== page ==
Here’s the synopsis for Abram’s Bridge:
There is a darkness in this town, and it’s buried beneath Abram’s Bridge.
When Lil Ron meets Sweet Kate under Abram’s Bridge he is mesmerized. And when he realizes this beautiful girl is a ghost, it frightens him, but also draws him to her. Curiosity and a drive to make things right lead Lil Ron into a tangle of small-town secrets involving his own father and other members of this otherwise quiet community.
Bit by bit, he will uncover the truth about Sweet Kate, a story of heartbreak, violence…and fear.
Abram's Bridge has garnered some fantastic reviews. Above validating me as a writer, for me, it validates Don's belief in me. It validates the writer friendships that I've made since setting out on this journey. It validates my wife and family's patience and understanding in giving me the time and space I need to construct these stories.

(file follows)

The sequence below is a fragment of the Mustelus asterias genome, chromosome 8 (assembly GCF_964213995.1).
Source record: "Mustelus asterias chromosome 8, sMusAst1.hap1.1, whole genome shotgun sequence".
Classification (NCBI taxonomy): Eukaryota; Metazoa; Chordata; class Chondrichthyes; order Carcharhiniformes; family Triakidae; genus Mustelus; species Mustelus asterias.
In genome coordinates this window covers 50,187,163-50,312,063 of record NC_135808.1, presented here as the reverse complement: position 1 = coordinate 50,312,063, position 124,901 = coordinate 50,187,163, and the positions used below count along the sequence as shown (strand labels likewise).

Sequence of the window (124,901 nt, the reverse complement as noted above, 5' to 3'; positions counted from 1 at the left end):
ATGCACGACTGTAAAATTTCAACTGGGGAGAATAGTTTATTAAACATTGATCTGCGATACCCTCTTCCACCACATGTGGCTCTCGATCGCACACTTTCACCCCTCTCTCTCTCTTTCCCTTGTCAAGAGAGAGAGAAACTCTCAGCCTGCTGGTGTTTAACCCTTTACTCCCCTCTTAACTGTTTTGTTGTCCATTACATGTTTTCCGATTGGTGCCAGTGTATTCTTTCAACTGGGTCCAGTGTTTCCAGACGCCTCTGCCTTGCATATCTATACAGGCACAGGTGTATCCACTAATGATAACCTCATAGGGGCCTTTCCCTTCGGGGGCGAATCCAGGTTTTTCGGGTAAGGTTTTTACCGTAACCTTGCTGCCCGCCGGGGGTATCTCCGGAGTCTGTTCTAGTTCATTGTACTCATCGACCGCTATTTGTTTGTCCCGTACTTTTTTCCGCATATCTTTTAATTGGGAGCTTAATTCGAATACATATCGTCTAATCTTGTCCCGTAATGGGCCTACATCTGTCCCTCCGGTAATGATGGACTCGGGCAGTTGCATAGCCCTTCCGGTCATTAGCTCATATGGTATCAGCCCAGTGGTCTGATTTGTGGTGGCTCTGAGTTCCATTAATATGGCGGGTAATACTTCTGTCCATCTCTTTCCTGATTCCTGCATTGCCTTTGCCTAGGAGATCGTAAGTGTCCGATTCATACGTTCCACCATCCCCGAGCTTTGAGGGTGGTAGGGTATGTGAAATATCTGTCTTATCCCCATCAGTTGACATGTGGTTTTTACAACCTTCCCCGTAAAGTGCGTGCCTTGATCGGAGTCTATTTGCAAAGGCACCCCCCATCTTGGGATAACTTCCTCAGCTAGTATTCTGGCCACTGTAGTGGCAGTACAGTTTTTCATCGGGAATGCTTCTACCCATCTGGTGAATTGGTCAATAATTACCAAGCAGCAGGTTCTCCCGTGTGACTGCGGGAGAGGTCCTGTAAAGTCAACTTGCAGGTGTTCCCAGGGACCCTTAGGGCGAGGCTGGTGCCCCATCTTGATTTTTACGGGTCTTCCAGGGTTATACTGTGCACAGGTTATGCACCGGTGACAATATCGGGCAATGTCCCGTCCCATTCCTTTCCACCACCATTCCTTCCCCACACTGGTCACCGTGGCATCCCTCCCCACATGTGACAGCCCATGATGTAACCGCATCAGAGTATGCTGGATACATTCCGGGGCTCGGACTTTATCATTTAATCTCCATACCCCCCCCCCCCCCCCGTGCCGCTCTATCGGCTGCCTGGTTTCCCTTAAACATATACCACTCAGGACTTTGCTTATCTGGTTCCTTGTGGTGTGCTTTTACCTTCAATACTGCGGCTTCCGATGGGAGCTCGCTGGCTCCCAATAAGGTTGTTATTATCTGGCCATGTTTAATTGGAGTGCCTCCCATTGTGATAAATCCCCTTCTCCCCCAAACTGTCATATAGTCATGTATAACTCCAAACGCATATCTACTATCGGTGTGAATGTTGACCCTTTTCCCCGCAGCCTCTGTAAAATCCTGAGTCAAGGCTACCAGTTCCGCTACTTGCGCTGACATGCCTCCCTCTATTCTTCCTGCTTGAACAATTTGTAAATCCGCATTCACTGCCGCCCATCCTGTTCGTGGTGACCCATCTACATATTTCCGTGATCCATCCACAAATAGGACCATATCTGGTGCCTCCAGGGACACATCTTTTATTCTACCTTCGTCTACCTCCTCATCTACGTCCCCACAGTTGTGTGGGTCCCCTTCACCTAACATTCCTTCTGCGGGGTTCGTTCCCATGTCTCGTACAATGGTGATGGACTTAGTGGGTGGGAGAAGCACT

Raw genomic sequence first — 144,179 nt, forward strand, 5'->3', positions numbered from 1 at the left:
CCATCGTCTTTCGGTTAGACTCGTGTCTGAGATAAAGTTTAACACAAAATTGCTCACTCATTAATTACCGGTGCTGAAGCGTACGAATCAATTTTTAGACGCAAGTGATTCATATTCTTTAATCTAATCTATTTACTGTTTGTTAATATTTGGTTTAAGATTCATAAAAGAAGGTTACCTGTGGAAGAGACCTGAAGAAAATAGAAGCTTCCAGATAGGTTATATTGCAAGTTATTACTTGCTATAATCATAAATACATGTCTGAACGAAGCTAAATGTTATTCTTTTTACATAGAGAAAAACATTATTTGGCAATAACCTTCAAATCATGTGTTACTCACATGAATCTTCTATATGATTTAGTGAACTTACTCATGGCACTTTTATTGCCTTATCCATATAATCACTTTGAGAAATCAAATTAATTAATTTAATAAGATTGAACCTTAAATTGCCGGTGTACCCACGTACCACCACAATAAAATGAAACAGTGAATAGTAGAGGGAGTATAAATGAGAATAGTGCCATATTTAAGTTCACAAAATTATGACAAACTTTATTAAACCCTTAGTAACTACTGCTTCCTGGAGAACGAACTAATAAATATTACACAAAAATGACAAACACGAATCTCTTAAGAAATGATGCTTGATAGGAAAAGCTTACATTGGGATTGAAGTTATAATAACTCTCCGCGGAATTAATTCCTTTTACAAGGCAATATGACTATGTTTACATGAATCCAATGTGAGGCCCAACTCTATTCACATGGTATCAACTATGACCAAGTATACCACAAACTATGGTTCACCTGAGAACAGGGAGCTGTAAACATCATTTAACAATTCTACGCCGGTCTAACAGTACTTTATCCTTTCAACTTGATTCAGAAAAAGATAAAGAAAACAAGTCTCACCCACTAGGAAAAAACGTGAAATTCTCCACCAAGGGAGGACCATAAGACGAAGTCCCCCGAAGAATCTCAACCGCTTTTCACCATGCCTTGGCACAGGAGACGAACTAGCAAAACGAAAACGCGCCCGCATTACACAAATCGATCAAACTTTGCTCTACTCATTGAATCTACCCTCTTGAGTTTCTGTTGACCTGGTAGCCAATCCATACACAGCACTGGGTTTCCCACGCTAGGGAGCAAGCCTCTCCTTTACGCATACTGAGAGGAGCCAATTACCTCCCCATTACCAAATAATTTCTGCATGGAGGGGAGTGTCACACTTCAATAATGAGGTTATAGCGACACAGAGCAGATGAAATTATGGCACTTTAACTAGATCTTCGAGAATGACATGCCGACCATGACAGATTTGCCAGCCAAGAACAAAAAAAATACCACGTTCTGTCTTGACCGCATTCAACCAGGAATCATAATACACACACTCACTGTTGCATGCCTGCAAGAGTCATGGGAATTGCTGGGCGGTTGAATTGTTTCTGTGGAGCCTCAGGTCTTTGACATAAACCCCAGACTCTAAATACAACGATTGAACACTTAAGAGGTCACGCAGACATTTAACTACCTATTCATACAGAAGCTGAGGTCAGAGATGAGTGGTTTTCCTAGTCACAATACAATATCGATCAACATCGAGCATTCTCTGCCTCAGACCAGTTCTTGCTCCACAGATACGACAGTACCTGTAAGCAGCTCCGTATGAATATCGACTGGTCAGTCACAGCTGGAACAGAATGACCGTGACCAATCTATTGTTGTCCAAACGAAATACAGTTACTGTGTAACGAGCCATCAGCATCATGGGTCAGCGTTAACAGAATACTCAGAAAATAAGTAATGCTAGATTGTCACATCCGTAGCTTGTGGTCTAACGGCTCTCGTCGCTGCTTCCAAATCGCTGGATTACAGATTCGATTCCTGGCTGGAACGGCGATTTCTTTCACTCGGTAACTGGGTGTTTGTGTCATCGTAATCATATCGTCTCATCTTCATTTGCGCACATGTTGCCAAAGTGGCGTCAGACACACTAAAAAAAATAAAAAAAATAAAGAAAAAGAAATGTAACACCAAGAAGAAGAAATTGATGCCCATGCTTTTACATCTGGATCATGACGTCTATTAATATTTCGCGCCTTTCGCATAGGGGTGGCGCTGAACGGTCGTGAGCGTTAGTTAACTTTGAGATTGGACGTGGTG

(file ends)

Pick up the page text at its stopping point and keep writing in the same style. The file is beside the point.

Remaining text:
I don't have any lofty goals or crazy thoughts of becoming a successful, full-time writer, but I do plan on crafting many, many, many more stories for anyone willing to read them.
If you're looking for a good horror story, I hope you'll give Abram's Bridge a try.
Follow my blog: Glenn Rolfe Scribbles Madness
And check out my Amazon page for all of my available works:
Watch for my next two pieces from Samhain Publishing:
My Horror/Sci-Fi tale, Boom Town (April, 7th),
and my werewolf novel, Blood and Rain (fall, 2015)